Rule 9: In Middle East tribal politics there is rarely a happy medium. When one side is weak, it will tell you, “I’m weak, how can I compromise?” And when it’s strong, it will tell you, “I’m strong, why should I compromise?”
Rule 10: Mideast civil wars end in one of three ways: a) like the U.S. civil war, with one side vanquishing the other; b) like the Cyprus civil war, with a hard partition and a wall dividing the parties; or c) like the Lebanon civil war, with a soft partition under an iron fist (Syria) that keeps everyone in line. Saddam used to be the iron fist in Iraq. Now it is us. If we don’t want to play that role, Iraq’s civil war will end with A or B.
Rule 14: The Lebanese historian Kamal Salibi had it right: “Great powers should never get involved in the politics of small tribes.”
Wednesday, December 20, 2006
I found this beautiful clip (h/t Abu Kais). People from around the world say their nationality and when it came to the Lebanese a man said he was Sunni, another Druze, another Shia, and a young lady said she was Maronite. At the end the caption reads: when will we become Lebanese? The ad aims at fighting sectarianism in Lebanon.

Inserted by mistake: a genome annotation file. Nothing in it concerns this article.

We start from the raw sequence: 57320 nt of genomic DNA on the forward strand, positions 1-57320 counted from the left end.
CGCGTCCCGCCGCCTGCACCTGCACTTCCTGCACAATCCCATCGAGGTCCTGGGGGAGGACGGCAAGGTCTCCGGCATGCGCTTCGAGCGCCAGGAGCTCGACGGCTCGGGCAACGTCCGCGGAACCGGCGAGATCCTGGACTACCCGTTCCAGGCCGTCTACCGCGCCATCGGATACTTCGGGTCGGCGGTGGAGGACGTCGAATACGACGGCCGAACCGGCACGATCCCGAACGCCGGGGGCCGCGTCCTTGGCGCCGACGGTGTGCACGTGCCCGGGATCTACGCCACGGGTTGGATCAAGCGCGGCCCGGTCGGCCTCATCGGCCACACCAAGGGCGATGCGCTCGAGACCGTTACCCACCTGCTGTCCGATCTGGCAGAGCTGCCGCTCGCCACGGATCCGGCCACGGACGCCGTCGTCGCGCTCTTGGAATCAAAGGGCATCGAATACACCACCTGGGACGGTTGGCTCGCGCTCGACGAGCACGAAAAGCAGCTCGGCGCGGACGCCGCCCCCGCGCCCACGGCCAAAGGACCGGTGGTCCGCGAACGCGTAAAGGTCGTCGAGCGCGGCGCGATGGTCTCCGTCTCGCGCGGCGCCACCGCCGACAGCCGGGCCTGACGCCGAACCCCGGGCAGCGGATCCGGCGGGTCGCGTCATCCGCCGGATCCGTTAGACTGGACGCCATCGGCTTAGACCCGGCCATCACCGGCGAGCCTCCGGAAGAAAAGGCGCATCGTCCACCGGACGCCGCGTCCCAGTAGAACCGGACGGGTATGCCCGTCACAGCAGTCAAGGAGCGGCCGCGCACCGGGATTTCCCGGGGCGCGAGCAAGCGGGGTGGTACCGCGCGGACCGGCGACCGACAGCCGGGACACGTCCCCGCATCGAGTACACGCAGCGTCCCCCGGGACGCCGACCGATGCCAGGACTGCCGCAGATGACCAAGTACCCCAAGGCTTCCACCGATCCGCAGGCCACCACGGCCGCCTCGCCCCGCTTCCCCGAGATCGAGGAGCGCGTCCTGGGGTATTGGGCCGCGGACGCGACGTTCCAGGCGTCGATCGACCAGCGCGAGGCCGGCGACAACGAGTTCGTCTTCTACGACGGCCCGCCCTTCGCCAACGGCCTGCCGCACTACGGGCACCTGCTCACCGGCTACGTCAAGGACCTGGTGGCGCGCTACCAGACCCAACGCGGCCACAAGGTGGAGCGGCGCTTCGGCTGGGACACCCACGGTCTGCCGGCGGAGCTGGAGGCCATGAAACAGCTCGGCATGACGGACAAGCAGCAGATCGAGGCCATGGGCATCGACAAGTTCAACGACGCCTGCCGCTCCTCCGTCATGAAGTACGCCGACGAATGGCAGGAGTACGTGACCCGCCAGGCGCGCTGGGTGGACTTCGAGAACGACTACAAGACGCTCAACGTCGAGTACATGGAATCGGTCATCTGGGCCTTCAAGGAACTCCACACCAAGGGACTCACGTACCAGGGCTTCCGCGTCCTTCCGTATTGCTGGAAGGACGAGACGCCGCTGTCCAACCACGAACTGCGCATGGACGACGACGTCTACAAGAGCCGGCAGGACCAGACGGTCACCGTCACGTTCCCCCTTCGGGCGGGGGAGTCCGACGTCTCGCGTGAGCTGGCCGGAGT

Actually, Lebanon has come a long way. I consider Lebanon to be a success story. Look at the anti-Syria March 14 camp. It's a unique blend of the vast majority of Sunnis, Druze, and Christians. Two of the most prominent March 14 leaders are the Christian Samir Geagea and the Druze Walid Jumblatt. Both men's followers butchered each other during the civil war. The Christian-Druze war was so vicious, it drove thousands out of their villages. Yet look at them today, allies in the same cause. And who can forget the picture of the veiled Sunni girl carrying the poster of Samir Geagea? That was unthinkable 15 years ago.
Lebanon's only problem is Hezbollah, the cancer that still wants to retain weapons and pledges allegiance to foreign states like Iran and Syria. Hezbollah is the evil entity that might push Lebanon into a Sunni vs Shia conflict. I predict a very bright future for Lebanon if this cancer ceased to exist.